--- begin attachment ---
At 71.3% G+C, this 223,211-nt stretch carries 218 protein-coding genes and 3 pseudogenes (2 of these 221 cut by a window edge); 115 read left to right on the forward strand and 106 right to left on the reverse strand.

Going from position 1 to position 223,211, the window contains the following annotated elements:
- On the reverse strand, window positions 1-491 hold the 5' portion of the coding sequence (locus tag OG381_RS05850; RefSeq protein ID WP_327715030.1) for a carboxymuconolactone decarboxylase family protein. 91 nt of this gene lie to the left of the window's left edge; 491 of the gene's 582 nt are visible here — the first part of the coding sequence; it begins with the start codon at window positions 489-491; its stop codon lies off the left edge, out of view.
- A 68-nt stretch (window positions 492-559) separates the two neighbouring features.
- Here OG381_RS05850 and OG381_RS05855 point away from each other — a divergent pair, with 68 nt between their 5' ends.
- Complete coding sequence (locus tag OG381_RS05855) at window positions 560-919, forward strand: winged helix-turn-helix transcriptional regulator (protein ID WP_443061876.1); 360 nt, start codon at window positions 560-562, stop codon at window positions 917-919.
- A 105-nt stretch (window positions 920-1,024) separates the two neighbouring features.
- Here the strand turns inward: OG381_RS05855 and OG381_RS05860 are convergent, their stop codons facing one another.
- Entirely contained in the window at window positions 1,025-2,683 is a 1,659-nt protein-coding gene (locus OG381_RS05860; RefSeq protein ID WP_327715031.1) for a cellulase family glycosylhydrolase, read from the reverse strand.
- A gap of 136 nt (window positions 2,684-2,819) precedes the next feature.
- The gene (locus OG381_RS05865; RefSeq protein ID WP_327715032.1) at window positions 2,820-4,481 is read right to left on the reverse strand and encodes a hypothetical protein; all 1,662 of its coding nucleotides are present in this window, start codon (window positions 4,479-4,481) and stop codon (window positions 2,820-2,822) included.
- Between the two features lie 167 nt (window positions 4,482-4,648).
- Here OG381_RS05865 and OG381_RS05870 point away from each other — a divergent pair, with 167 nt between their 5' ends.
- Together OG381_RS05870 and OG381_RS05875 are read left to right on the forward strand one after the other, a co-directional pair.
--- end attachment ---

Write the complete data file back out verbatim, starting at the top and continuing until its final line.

At 71.3% G+C, this 223,211-nt stretch carries 218 protein-coding genes and 3 pseudogenes (2 of these 221 cut by a window edge); 115 read left to right on the forward strand and 106 right to left on the reverse strand.

Going from position 1 to position 223,211, the window contains the following annotated elements:
- On the reverse strand, window positions 1-491 hold the 5' portion of the coding sequence (locus tag OG381_RS05850; RefSeq protein ID WP_327715030.1) for a carboxymuconolactone decarboxylase family protein. 91 nt of this gene lie to the left of the window's left edge; 491 of the gene's 582 nt are visible here — the first part of the coding sequence; it begins with the start codon at window positions 489-491; its stop codon lies off the left edge, out of view.
- A 68-nt stretch (window positions 492-559) separates the two neighbouring features.
- Here OG381_RS05850 and OG381_RS05855 point away from each other — a divergent pair, with 68 nt between their 5' ends.
- Complete coding sequence (locus tag OG381_RS05855) at window positions 560-919, forward strand: winged helix-turn-helix transcriptional regulator (protein ID WP_443061876.1); 360 nt, start codon at window positions 560-562, stop codon at window positions 917-919.
- A 105-nt stretch (window positions 920-1,024) separates the two neighbouring features.
- Here the strand turns inward: OG381_RS05855 and OG381_RS05860 are convergent, their stop codons facing one another.
- Entirely contained in the window at window positions 1,025-2,683 is a 1,659-nt protein-coding gene (locus OG381_RS05860; RefSeq protein ID WP_327715031.1) for a cellulase family glycosylhydrolase, read from the reverse strand.
- A gap of 136 nt (window positions 2,684-2,819) precedes the next feature.
- The gene (locus OG381_RS05865; RefSeq protein ID WP_327715032.1) at window positions 2,820-4,481 is read right to left on the reverse strand and encodes a hypothetical protein; all 1,662 of its coding nucleotides are present in this window, start codon (window positions 4,479-4,481) and stop codon (window positions 2,820-2,822) included.
- Between the two features lie 167 nt (window positions 4,482-4,648).
- Here OG381_RS05865 and OG381_RS05870 point away from each other — a divergent pair, with 167 nt between their 5' ends.
- Together OG381_RS05870 and OG381_RS05875 are read left to right on the forward strand one after the other, a co-directional pair.